Do away with chain gangs. Use a laser to mark off 10 yards. I know there are far more important issues—concussions and off-the-field behavior among them—but this imprecise, anachronistic system of measuring first downs is silly. You’re only as precise as your most imprecise measurement, so the fact that officials guesstimate on first, second and third down, then suddenly get ultra-precise on fourth down is just wrong.
Referee Gene Steratore used the thickness of an index card to measure! It’s like marking and then re-marking your golf ball on the green. It’s an inexact science. I get that it’s very difficult to put a chip in the football and use GPS, because spots are determined when a player’s knee is down. But you’ve got to start somewhere, and the technology is available to create an exact first-down line. The league likes the suspense of running the chain gang onto the field and using every last link to measure. I get it. It’s theater. But it’s the theater of the absurd.
Sal Paolantonio: Send Replay Review Into Our Living Rooms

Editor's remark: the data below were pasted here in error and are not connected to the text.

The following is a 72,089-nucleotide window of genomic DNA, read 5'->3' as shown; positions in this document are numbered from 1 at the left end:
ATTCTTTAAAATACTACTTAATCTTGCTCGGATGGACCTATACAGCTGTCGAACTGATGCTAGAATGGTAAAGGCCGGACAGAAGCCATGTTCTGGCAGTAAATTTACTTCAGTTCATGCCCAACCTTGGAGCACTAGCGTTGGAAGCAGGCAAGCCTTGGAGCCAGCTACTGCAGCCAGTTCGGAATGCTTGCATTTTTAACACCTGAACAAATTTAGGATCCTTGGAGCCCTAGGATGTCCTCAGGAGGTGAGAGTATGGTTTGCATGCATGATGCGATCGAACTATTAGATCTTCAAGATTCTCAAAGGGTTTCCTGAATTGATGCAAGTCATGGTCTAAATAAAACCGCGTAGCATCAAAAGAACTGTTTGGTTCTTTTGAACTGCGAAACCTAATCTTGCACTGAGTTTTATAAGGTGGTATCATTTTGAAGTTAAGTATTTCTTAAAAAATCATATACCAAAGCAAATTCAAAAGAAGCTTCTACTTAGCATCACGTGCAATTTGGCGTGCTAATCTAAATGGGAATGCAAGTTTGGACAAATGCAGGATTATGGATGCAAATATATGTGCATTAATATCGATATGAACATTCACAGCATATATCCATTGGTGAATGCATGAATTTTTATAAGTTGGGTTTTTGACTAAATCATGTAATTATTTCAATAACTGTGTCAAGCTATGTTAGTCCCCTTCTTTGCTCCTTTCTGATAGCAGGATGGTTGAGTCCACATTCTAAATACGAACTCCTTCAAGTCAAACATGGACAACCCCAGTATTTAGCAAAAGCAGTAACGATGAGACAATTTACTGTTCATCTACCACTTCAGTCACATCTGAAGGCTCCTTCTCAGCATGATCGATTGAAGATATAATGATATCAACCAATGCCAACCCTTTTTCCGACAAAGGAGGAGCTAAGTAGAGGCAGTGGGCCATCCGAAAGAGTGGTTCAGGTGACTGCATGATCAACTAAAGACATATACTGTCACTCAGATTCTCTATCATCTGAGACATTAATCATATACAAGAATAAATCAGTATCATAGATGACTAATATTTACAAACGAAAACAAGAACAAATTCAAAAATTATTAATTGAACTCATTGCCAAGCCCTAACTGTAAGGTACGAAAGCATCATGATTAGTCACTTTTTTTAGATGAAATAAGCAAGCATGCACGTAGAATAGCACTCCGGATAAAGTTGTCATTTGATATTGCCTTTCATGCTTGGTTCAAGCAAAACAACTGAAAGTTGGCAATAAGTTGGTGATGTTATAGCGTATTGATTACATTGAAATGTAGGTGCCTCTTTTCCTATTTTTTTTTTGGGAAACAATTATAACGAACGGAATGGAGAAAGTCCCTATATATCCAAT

National correspondent, ESPN
I think the NFL should televise the instant replay review. That’s right: Make it part of the network broadcast. The payoff would be immediate and lucrative. One, it would turn an annoying stoppage of play into must-see TV. The audience would see and hear the on-field referee, the instant replay ref in the booth and league officiating guru Al Riveron in New York, dissecting the play. Ratings go up. Two, sponsor this segment. Cha-ching! That’ll get the networks’ attention. Three, a televised review would be the holy-grail of prop bets. The league’s new casino partners would love that action.
Eric Winston: Seed the Playoffs By Record, Not Division Title
President, NFL Players Association, and former NFL tackle